Airbus has developed a small-scale aircraft with flapping wing-tips that mimic the movement of an albatross.
AlbatrossOne, a carbon-fibre concept plane developed by the planemaker’s engineers, has revolutionary “semi-elastic” hinged wing-tips that move, which can help to reduce drag and weight.
The free flapping wing-tips can also help to combat the effects of turbulence and wind gusts.
The model aircraft was inspired by albatrosses, which can travel hundreds of miles without flapping their wings, in a process known as “dynamic soaring”.
The first flight tests for the plane finished in February. The next stage is to conduct flight tests that combine the two flight modes, enabling the wing-tips to unlock during flight and to examine the transition.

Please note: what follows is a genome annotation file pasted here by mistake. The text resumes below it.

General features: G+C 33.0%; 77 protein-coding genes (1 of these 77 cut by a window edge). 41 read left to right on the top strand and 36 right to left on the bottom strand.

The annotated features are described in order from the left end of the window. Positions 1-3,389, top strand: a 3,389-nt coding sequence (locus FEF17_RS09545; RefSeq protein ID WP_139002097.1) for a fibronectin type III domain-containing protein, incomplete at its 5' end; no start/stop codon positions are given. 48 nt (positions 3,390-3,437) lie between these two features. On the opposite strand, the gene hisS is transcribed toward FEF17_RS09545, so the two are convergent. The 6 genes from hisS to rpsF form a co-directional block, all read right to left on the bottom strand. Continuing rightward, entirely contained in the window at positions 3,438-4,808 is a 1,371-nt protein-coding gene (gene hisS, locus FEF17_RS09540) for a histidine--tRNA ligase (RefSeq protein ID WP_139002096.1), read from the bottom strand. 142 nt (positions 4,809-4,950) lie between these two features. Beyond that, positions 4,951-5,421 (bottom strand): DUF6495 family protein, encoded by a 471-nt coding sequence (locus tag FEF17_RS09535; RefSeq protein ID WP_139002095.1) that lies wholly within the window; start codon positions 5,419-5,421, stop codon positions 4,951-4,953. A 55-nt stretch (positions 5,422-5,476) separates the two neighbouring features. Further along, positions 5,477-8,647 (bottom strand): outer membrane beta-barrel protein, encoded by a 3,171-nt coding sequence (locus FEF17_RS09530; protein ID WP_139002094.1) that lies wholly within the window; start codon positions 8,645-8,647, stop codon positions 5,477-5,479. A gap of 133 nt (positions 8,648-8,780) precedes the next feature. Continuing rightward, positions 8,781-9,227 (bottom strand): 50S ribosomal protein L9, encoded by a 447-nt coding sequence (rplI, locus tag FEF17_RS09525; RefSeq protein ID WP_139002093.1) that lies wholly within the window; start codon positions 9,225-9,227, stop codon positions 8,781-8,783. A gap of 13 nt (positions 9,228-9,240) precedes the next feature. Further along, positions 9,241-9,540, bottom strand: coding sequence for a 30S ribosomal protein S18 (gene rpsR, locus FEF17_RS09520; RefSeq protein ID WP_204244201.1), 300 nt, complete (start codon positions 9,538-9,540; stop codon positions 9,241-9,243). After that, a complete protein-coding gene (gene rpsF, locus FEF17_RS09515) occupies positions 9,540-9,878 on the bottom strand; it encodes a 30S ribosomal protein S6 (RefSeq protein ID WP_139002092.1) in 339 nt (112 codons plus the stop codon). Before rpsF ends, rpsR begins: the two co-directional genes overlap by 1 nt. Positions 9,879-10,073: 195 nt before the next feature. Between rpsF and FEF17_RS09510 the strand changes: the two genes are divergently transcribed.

“The concept of hinged wing-tips is not new,” explains Airbus engineer Tom Wilson.
“Military jets employ them to allow greater storage capacity on aircraft carriers.
“However, AlbatrossOne is the first aircraft to trial in-flight, freely flapping wing-tips – which account for up to a third of the length of the wing.”
This isn’t the first time that Airbus has turned to biomimicry in its design.
Last month, the planemaker unveiled a new plane design that looks like a bird with feathered wings.
The theoretical design, which is a hybrid-electric, turbo-propeller aircraft, is inspired by the “mechanics” of a bird of prey, according to the planemaker.
The “Bird of Prey” plane has a blended wing-to-fuselage joint that mirrors the aerodynamic arch of an eagle or falcon.
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